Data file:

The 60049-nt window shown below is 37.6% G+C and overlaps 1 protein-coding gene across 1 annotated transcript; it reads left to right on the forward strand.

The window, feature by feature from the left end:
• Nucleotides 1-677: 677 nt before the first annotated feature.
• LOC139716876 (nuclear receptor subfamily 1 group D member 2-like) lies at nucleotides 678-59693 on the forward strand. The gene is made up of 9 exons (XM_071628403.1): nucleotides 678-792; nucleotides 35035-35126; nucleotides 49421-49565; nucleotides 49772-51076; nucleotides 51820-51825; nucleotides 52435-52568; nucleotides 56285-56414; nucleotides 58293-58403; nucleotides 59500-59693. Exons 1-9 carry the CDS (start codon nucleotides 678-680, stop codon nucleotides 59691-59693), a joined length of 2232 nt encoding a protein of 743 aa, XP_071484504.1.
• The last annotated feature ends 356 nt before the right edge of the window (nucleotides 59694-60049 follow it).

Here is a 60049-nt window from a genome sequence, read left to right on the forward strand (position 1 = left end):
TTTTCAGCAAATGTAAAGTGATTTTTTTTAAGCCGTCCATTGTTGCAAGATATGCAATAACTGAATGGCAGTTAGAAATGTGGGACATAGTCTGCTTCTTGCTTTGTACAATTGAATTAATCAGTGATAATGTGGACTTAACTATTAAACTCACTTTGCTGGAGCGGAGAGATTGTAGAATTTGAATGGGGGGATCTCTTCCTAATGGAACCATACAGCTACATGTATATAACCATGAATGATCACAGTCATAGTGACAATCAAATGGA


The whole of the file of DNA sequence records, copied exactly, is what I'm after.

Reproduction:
The 60049-nt window shown below is 37.6% G+C and overlaps 1 protein-coding gene across 1 annotated transcript; it reads left to right on the forward strand.

The window, feature by feature from the left end:
• Nucleotides 1-677: 677 nt before the first annotated feature.
• LOC139716876 (nuclear receptor subfamily 1 group D member 2-like) lies at nucleotides 678-59693 on the forward strand. The gene is made up of 9 exons (XM_071628403.1): nucleotides 678-792; nucleotides 35035-35126; nucleotides 49421-49565; nucleotides 49772-51076; nucleotides 51820-51825; nucleotides 52435-52568; nucleotides 56285-56414; nucleotides 58293-58403; nucleotides 59500-59693. Exons 1-9 carry the CDS (start codon nucleotides 678-680, stop codon nucleotides 59691-59693), a joined length of 2232 nt encoding a protein of 743 aa, XP_071484504.1.
• The last annotated feature ends 356 nt before the right edge of the window (nucleotides 59694-60049 follow it).

Here is a 60049-nt window from a genome sequence, read left to right on the forward strand (position 1 = left end):
TTTTCAGCAAATGTAAAGTGATTTTTTTTAAGCCGTCCATTGTTGCAAGATATGCAATAACTGAATGGCAGTTAGAAATGTGGGACATAGTCTGCTTCTTGCTTTGTACAATTGAATTAATCAGTGATAATGTGGACTTAACTATTAAACTCACTTTGCTGGAGCGGAGAGATTGTAGAATTTGAATGGGGGGATCTCTTCCTAATGGAACCATACAGCTACATGTATATAACCATGAATGATCACAGTCATAGTGACAATCAAATGGA